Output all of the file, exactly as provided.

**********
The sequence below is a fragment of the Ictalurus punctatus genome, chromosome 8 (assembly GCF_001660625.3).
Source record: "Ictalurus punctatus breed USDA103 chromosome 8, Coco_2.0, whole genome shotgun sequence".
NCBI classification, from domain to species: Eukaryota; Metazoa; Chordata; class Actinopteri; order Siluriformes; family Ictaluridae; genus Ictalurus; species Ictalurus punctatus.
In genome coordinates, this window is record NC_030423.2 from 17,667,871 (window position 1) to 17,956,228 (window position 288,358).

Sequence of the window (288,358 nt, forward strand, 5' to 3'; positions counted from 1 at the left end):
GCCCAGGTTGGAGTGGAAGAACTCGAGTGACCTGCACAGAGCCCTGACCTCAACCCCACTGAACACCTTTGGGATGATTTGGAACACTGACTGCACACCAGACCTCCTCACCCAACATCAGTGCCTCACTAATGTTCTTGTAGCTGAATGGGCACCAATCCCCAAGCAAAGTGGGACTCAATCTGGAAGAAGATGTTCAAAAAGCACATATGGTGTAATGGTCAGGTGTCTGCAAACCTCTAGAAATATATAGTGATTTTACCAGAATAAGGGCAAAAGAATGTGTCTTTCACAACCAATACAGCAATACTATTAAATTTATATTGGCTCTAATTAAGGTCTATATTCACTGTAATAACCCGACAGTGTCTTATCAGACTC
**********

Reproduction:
The sequence below is a fragment of the Ictalurus punctatus genome, chromosome 8 (assembly GCF_001660625.3).
Source record: "Ictalurus punctatus breed USDA103 chromosome 8, Coco_2.0, whole genome shotgun sequence".
NCBI classification, from domain to species: Eukaryota; Metazoa; Chordata; class Actinopteri; order Siluriformes; family Ictaluridae; genus Ictalurus; species Ictalurus punctatus.
In genome coordinates, this window is record NC_030423.2 from 17,667,871 (window position 1) to 17,956,228 (window position 288,358).

Sequence of the window (288,358 nt, forward strand, 5' to 3'; positions counted from 1 at the left end):
GCCCAGGTTGGAGTGGAAGAACTCGAGTGACCTGCACAGAGCCCTGACCTCAACCCCACTGAACACCTTTGGGATGATTTGGAACACTGACTGCACACCAGACCTCCTCACCCAACATCAGTGCCTCACTAATGTTCTTGTAGCTGAATGGGCACCAATCCCCAAGCAAAGTGGGACTCAATCTGGAAGAAGATGTTCAAAAAGCACATATGGTGTAATGGTCAGGTGTCTGCAAACCTCTAGAAATATATAGTGATTTTACCAGAATAAGGGCAAAAGAATGTGTCTTTCACAACCAATACAGCAATACTATTAAATTTATATTGGCTCTAATTAAGGTCTATATTCACTGTAATAACCCGACAGTGTCTTATCAGACTC